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Fed Chairman Admits in Questioning That U.S. Has "Done Nothing" to Address Unsustainable Debt Path, Democrat Tax Hikes an "Option

WASHINGTON, July 22, 2010 -

- In response to questions from Financial Services Committee Ranking Member Spencer Bachus on the potential for Democrat tax increases and ways to address the dangerous level of national debt, Federal Reserve Chairman Ben Bernanke admitted the U.S. has "done absolutely nothing" to develop a credible plan for a fiscal exit strategy.  Bernanke agreed that today's current budget path is worse than when he last updated the Committee on the state of the economy in February, despite the Chairman's previous warnings that the debt path is simply unsustainable.

When asked by Bachus if Democrat tax increases, rather than reduced spending, should be considered, Bernanke hedged his response before stating that "all options need to be on the table," including potential tax hikes at year's end.  

NOTE: Click here to view the video of today's exchange and read below for rough transcript from today's House Financial Services Committee hearing.

BACHUS: The American Economic Review, which was just published, has an article by Christine Romer and her husband David Romer. Of course, she is the chief economic adviser to the president. She says "tax increases are highly contractionary. Tax cuts have large and persistent positive output effects."  Would you agree with that?

BERNANKE: I think it's a very interesting paper. I would have to say in fairness that there is a lot of uncertainty about the effects of fiscal actions. I agree with the general proposition that tax cuts have short term aggregate demand effects and they can be beneficial to growth if they're well structured in the longer term.

BACHUS: What about the tax cuts that are due to expire at the end of this year? Should they be continued?

BERNANKE: Well, there's a lot of different issues involved there.

BACHUS: How about the income tax increases that will occur if we don't extend them?

BERNANKE: As I said, there are a number of different issues there. There are, first of all, considerations of efficiency and growth and relationship between the incentives generated by that, which I know is debated and will continue to be debated. But there are also issues of both short term stimulus and long-term budget stability. In the short term, I would believe that we ought to maintain a reasonable degree of fiscal support, stimulus for the economy. There are many ways to do that. This is one way. There are other ways as well. In the longer term, I think we need to be taking steps to reassure the American people in the markets that our fiscal situation is going to be well controlled.  That means if you extend the tax cuts, you need to find other ways to offset them.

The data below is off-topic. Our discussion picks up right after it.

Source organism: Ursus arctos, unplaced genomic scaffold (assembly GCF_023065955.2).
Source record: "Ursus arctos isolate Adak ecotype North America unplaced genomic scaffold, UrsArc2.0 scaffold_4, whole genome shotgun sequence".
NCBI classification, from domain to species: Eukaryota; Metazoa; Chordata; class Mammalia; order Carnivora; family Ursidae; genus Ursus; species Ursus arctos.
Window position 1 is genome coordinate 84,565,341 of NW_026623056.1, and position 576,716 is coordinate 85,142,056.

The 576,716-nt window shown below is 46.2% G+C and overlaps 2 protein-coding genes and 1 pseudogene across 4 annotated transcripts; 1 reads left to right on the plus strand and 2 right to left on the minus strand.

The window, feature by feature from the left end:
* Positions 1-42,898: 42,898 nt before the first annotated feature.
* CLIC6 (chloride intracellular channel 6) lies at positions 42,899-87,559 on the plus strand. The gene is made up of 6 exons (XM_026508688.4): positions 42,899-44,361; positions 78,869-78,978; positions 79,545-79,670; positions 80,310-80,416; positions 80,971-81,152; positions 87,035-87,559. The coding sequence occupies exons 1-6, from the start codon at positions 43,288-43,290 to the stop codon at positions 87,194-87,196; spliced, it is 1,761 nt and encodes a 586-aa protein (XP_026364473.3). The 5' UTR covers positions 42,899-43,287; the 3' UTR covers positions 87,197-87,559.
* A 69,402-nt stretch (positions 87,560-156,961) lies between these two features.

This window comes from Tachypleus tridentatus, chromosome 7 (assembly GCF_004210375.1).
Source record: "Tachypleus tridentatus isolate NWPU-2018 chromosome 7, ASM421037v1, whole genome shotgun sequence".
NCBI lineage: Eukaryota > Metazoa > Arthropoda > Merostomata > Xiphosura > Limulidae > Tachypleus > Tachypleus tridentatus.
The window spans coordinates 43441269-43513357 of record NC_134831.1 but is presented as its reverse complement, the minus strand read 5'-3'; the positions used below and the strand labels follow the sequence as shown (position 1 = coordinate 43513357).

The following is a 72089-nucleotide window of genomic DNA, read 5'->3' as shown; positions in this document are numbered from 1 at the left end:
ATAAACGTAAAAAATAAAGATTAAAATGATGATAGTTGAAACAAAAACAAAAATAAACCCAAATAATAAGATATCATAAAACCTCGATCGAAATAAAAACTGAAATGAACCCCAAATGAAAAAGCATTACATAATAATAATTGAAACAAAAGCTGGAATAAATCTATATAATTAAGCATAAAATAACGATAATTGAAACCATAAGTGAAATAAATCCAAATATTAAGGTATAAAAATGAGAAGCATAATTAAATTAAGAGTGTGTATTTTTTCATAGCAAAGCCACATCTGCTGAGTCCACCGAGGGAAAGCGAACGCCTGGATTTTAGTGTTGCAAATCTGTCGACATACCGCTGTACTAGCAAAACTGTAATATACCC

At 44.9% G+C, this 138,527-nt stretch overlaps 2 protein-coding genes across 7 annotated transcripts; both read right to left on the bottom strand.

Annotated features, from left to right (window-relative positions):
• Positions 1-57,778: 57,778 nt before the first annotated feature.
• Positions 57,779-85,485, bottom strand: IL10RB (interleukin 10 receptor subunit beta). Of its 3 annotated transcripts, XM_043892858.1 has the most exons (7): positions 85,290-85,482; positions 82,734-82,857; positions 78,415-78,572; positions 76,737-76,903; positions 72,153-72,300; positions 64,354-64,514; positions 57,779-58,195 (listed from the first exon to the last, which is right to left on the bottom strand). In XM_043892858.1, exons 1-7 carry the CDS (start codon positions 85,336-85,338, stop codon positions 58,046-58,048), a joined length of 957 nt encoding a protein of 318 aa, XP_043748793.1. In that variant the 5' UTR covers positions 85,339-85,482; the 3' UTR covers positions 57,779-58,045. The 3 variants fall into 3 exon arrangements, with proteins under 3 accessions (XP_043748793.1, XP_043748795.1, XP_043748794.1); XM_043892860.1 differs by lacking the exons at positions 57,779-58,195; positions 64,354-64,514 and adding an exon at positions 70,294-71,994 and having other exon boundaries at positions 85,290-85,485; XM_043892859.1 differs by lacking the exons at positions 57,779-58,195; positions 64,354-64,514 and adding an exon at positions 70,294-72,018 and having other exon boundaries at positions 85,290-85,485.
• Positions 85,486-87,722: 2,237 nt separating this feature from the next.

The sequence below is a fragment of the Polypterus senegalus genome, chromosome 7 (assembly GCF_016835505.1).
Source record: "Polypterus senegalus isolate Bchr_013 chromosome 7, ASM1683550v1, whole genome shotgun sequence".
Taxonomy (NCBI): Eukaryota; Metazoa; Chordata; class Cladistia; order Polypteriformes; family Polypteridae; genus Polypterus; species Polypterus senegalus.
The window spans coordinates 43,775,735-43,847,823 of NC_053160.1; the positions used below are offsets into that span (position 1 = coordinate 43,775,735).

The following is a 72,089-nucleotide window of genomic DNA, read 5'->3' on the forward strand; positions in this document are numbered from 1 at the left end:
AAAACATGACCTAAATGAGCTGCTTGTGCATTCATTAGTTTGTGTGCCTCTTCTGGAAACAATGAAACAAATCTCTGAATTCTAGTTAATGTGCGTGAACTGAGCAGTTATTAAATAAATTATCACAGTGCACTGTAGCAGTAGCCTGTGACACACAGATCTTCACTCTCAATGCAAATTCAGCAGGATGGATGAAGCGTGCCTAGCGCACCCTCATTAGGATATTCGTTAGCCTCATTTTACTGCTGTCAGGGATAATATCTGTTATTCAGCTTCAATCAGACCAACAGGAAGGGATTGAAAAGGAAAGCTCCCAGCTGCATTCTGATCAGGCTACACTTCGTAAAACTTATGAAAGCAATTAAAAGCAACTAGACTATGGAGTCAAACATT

BACHUS: Well either you have to raise taxes or cut spending or a combination of that, correct?

BERNANKE: The arithmetic is very clear. To get deficits down, you have to have either more revenues, less spending, or both.

BACHUS: Do you think our approach ought to be cutting spending, that would result in an immediate [level of] more confidence in the economy?

BERNANKE: I think all options need to be on the table. We need to look at all the programs for the merits both in terms of their short term stimulative effects and in terms of how well they would support growth in the long term.

BACHUS: Should we increase taxes?  As the Democrats are now talking about a VAT tax?

BERNANKE: Again, the broader issue is that I believe we should maintain our stimulus in the short term. And we need to take steps to improve our fiscal situation in the longer term. There are many ways to do that. As you know, I'm reluctant to take positions on specific tax and spending measures. I'm sure you can understand my position on that.  My broad view is we need to think about the short term and long term about both stimulus and growth and that all of these measures have implications.

BACHUS:  Let's talk about the short term. In February, I asked you "Is the current budget path sustainable?" You said, no, it's not.  Actually, I said, "So the current budget path is not sustainable, is it?"  You said "Given the numbers at CBO and OMB, that's correct. That's right."

BERNANKE: That is correct.

BACHUS: It's actually worse today than it was then, is it not?

BERNANKE: I believe so, yes.

BACHUS: And you urged the Congress in pretty clear terms and answered my follow up questions that we should come up with a credible immediate plan for a sustainable fiscal exit. Is that correct?

BERNANKE: I think it's very important to try to demonstrate that we are committed to a medium term consolidation and stabilization of our fiscal situation.

BACHUS: And, you know, you also say it would become increasingly difficult if we postpone that because the cuts you'll need to make will be even sharper and the tax increases will be even greater.

BERNANKE: That's right.

Bachus: So I'd like to note for the record that we've done absolutely nothing in that regard. I think you would agree.


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